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Scandinavian Journal of Pain

Official Journal of the Scandinavian Association for the Study of Pain

Editor-in-Chief: Werner, Mads

CiteScore 2018: 0.85

SCImago Journal Rank (SJR) 2018: 0.494
Source Normalized Impact per Paper (SNIP) 2018: 0.427

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Volume 16, Issue 1


Detection of systemic inflammation in severely impaired chronic pain patients, and effects of a CBT-ACT-based multi-modal pain rehabilitation program

E.-B. Hysing / L. Smith / M. Thulin / R. Karlsten / T. Gordh
Published Online: 2017-07-01 | DOI: https://doi.org/10.1016/j.sjpain.2017.04.033



A few previous studies indicate an ongoing of low-grade systemic inflammation in chronic pain patients (CPP) [1, 2]. In the present study we investigated the plasma inflammatory profile in severely impaired chronic pain patients. In addition we studied if there were any alterations in inflammation patterns at one-year follow up, after the patients had taken part in a CBT-ACT based 4 weeks in-hospital pain rehabilitation program (PRP).


Blood samples were collected from 52 well characterized chronic pain patients. Plasma from matched healthy blood donors were used as controls. At one year after the treatment program, 28 of the patients were available for follow up. Instead of only analyzing single inflammation-related substances, we used a new multiplex panel enabling the simultaneous analysis of 92 inflammation-related proteins, mainly cytokines and chemokines (Proseek Inflammation, Olink, Uppsala, Sweden). Multivariate statistics were used for analysis.


Clear signs of increased inflammatory activity were detected in the pain patients. Accepting a false discovery rate (FDR) of 5%, there were significant differences in 43 of the 92 inflammatory biomarkers. The expression of 8 biomarkers were 4 times higher in patients compared to controls. Three biomarkers, CXCL5, SIRT2, AXIN1 were more than 8 times higher. The conventional marker for inflammation, CRP, did not differ. Of the 28 patients available for follow up one year after the intervention, all showed lower levels of the inflammatory biomarker initially raised.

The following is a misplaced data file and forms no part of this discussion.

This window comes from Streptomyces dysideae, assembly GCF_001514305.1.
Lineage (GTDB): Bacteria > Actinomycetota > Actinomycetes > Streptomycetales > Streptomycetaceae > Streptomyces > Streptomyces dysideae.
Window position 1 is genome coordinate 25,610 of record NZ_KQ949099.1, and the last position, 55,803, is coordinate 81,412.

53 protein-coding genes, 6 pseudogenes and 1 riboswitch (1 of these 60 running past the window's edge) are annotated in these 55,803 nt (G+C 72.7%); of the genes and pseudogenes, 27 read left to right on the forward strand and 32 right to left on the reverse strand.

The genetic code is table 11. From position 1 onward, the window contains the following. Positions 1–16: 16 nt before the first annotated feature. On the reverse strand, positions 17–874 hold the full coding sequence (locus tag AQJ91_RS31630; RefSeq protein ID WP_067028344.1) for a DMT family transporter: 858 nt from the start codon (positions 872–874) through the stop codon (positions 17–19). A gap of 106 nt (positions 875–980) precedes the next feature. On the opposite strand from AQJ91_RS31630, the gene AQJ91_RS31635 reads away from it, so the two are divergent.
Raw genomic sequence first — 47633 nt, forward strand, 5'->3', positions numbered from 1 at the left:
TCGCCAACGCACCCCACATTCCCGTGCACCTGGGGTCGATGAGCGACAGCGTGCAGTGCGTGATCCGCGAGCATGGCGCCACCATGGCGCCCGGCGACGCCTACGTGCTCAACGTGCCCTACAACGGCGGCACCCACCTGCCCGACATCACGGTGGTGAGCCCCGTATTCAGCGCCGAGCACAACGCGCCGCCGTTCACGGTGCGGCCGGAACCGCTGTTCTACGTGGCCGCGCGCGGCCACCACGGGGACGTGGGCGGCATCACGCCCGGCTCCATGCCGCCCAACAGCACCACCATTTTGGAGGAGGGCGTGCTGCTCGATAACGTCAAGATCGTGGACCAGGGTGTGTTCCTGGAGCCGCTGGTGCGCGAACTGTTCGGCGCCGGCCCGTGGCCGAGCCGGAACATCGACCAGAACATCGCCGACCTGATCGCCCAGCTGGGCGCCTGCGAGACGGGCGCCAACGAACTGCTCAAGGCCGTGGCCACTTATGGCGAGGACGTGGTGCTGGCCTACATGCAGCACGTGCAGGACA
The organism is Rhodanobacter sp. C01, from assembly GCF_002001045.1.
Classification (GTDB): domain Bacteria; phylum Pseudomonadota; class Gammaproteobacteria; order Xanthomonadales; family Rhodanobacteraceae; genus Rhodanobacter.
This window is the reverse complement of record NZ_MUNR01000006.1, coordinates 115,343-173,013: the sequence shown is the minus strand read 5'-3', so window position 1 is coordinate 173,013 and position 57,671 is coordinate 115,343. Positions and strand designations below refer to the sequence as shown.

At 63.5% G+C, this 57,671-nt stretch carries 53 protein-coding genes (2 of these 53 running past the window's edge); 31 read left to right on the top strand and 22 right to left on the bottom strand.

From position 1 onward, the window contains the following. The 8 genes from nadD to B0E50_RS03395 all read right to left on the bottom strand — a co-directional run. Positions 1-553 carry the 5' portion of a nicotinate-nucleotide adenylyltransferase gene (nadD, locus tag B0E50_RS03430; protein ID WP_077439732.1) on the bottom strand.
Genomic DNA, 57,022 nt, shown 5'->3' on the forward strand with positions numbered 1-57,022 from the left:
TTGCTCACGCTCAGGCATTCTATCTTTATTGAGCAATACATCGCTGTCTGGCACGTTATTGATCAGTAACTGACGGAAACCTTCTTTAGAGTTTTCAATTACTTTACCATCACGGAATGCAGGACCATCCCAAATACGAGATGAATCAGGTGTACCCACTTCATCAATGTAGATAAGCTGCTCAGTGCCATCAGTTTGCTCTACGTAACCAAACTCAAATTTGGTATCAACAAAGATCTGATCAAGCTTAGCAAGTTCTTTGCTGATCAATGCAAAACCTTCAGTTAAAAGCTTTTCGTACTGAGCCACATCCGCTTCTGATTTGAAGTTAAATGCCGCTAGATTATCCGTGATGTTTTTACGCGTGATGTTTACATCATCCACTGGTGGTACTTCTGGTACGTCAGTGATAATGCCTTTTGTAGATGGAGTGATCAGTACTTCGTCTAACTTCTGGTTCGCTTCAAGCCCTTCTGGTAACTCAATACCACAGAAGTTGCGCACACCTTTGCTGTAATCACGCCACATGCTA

The results indicate that CPP suffer from a low grade of chronic systemic inflammation, not detectable by CRP analysis. This may have implications for the general pain hypersensitivity, and other symptoms, often described in this group of patients. We conclude that inflammatory plasma proteins may be measureable molecular markers to distinguishes CPP from pain free controls, and that a CBT-ACT pain rehab program seem to decrease this inflammatory activity.


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    Moen A, Lind AL, Thulin M, Kamali-Moghaddam M, Røe C, Gjerstad J, Gordh T. Inflammatory serum protein profiling of patients with lumbar radicular pain one year after disc herniation. Int J Inflam 2016;2016:3874964, http://dx.doi.org/10.1155/2016/3874964.PubMed

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    Bäckryd E, Tanum L, Lind A-L, Larsson A, Gordh T. Evidence of both systemic inflammation and neuroinflammation in fibromyalgia patients, as assessed by a multiplex protein panel applied to the cerebrospinal fluid and to plasma. J Pain Res 2017;10:1–11.Web of ScienceGoogle Scholar

About the article

Published Online: 2017-07-01

Published in Print: 2017-07-01

Citation Information: Scandinavian Journal of Pain, Volume 16, Issue 1, Pages 175–176, ISSN (Online) 1877-8879, ISSN (Print) 1877-8860, DOI: https://doi.org/10.1016/j.sjpain.2017.04.033.

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